Feline Conjunctivitis and Keratitis

Conjunctivitis and keratitis are common eye problems in all ages of cats. Conjunctivitis refers to the inflammation of the pink membranes surrounding the eye, whereas keratitis refers to the inflammation of the cornea. Cats may either develop signs of conjunctivitis alone, or symptoms coupled with keratitis, which is then termed keratoconjunctivitis. A number of infectious agents, namely viruses and bacteria, have been identified as potential underlying causes of these two conditions. These infections may be contracted as a kitten from the queen shortly after birth or from other cats, and are usually contagious from cat to cat.

Clinical Signs

The most common clinical signs of feline conjunctivitis and keratitis include red and swollen conjunctiva with excessive tearing, ocular discharge, and/or squinting. The discharge ranges from clear mucous to green- yellow in color. Some cats also rub at the eyes, which indicates discomfort. Sneezing and nasal discharge may also accompany the ocular signs, especially in younger cats. Recurrent bouts of conjunctivitis and keratitis are common, especially in viral cases such as feline herpes virus. Severe infections can cause complications such as permanent scarring of the cornea and conjunctiva. Some cases may have poor tear drainage resulting in chronic tearing onto the face. In young kittens, the inflammatory response may cause adherence of the conjunctiva to the cornea, and the eyelids may scar and fuse partially closed. The most severe cases can lead to rupture of the globe and vision loss, especially if untreated.

Severe keratitis can lead to abnormal blood vessel growth into the cornea. When severe infections occur, such as simultaneous viral and bacterial infections, corneal ulceration (a scratch or abrasion) may lead to perforation of the eye. With long-standing ulcers that are slow to heal, a dark brown to black discolored area of the cornea (corneal sequestrum) can form. When corneal ulceration and/or sequestrum occur, they are usually associated with varying degrees of ocular discomfort or pain.


In addition to history and clinical signs, several diagnostic tests may be required to confirm the cause and magnitude of conjunctivitis and keratitis. When a cause is identified, specific treatment directed at the underlying cause produces a faster healing response. Some or all of the following tests may be necessary.

Conjunctival Cytology

Microscopic evaluation of the cells collected from the ocular surface can help determine the health of the cornea and conjunctiva. Furthermore, it will help identify whether primary or secondary infections are involved. For suspected viral infections, samples can be sent for virus isolation, fluorescent antibody (FA), and/or polymerase chain reaction (PCR) testing by a diagnostic laboratory. Although these tests are highly specific, they are not 100 percent sensitive; therefore, repeated samples may need to be submitted to the lab to achieve a positive result for a definitive diagnosis.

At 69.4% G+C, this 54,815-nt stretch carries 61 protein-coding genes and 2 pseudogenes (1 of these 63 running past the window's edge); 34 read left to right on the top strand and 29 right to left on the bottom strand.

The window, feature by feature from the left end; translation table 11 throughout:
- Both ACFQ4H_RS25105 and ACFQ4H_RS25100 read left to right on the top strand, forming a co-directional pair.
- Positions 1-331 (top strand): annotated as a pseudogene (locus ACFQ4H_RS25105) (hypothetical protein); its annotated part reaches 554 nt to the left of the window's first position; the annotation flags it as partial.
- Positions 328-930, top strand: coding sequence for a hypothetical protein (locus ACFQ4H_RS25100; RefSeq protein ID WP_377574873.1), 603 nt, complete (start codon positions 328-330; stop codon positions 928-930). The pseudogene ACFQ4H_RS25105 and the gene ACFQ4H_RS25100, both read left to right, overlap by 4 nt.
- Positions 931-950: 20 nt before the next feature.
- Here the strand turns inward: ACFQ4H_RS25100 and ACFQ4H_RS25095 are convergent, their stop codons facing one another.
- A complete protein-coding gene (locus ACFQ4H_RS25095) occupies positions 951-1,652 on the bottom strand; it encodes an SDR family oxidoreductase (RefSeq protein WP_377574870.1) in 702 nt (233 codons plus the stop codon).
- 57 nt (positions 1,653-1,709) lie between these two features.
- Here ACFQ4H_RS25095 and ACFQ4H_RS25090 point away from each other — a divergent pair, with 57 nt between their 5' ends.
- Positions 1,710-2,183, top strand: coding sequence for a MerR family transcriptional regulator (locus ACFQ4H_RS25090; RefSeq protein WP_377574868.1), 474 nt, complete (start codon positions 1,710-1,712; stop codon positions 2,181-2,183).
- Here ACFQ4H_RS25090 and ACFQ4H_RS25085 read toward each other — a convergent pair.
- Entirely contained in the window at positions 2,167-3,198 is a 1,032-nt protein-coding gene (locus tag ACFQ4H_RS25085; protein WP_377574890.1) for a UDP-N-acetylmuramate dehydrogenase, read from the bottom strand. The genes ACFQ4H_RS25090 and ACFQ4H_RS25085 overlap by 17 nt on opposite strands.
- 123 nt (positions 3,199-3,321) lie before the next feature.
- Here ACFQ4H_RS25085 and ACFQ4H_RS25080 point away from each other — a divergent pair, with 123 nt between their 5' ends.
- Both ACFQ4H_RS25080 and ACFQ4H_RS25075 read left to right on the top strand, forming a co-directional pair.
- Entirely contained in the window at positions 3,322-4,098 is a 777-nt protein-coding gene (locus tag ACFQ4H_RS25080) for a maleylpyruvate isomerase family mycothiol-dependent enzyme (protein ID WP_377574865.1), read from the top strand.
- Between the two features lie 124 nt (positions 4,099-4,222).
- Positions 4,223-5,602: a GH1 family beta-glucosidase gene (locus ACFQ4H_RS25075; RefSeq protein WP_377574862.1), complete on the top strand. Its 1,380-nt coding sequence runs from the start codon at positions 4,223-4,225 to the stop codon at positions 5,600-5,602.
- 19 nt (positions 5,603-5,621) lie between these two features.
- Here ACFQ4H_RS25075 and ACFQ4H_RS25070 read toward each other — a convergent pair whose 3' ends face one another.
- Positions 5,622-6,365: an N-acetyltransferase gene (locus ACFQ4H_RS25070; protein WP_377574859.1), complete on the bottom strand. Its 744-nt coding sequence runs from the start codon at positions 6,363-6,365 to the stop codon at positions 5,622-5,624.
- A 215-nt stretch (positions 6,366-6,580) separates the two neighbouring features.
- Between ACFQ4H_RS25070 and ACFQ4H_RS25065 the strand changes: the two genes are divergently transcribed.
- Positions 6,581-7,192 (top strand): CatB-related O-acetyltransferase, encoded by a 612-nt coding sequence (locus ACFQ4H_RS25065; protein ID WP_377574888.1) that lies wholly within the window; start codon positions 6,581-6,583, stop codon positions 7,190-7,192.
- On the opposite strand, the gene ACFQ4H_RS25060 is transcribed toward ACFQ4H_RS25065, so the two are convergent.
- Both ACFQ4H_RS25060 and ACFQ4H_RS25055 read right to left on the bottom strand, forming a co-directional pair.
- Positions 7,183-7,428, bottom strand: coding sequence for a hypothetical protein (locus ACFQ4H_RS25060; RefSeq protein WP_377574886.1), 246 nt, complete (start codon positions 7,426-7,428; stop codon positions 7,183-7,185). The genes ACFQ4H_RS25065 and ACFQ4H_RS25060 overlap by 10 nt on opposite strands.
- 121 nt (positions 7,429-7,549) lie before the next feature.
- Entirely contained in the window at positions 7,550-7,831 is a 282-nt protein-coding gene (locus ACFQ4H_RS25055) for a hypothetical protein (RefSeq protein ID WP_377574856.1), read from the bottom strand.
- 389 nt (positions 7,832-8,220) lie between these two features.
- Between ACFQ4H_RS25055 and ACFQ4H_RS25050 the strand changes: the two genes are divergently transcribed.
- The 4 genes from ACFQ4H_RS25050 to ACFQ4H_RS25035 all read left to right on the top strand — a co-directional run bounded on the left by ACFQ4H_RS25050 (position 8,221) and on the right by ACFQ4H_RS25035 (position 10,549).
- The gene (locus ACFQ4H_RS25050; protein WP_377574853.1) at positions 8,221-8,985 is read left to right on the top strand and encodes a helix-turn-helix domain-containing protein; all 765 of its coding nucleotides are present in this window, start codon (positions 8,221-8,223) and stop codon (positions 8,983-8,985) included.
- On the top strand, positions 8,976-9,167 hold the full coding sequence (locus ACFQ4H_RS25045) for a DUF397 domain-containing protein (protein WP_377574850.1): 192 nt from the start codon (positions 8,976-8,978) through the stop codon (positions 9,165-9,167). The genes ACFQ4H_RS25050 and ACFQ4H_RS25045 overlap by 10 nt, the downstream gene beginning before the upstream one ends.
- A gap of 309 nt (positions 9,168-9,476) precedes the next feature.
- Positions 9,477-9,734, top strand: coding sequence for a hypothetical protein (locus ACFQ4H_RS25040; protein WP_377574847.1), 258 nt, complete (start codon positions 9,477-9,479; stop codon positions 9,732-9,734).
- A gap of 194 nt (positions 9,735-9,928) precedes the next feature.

Bacterial culture is often warranted to confirm suspected infections. In order to determine if the right antibiotic is used for a bacterial infection, the diagnostic laboratory can perform an antibiotic sensitivity test for the offending bacteria.

Blood Tests

Ocular disease can be the result of internal or systemic conditions; if the patient’s immune system is suppressed or not fully functional, infections are more likely to occur. Specific tests to check the health status of the patient may include a complete blood count, serum chemistry profile, tests for feline leukemia virus (FeLV), and feline immunodeficiency virus (FIV). Blood testing is also available for feline herpes virus.

Common Causes and Treatment

Common causes of conjunctivitis include feline herpesvirus (FHV-1), chlamydial, and other bacterial infections; a less common cause is allergies. Depending on the cause, certain antibiotic and antiviral agents may be used for treatment. Bacterial and chlamydial infections usually respond well to topical and oral medications. On the other hand, patients infected with viral agents may not respond as well to these treatments. Antiviral therapy requires frequent applications, sometimes as often as every 2-3 hours, in order to achieve the maximal effect. Antibiotic therapy is usually given at the same time as antiviral therapy in order to treat any secondary bacterial infection that may be present. Similar to human cold sores, viral infections are associated with stress; therefore, maintaining a low-stress environment may help reduce recurrences.

Superficial corneal ulcers can usually be treated similar conjunctival abnormalities; however, a large or deep corneal ulcer and corneal sequestrum may require surgical intervention. One specific treatment is surgical removal of infected or devitalized tissue (keratectomy). The cornea may require additional support, such as conjunctival grafting, following the keratectomy. Grafting also enhances the long-term health of a devitalized cornea by introducing blood vessels into a normally avascular area. With chronically infected eyes that contain excessive scarring, scar tissue may be surgically reduced to improve vision or tear drainage.


In general, response to therapy is good with bacterial and chlamydial conjunctival infections. Unfortunately, viral infections may be slow to heal and often recurrent. Because complications can have devastating consequences, such as pain and blindness, it is important that the treatment schedule is followed closely. Re-examinations to monitor progress and to adjust therapy will be advised when necessary.

If you have any further questions or concerns regarding feline conjunctivitis and keratitis, please do not hesitate to call us at Eye Care for Animals.

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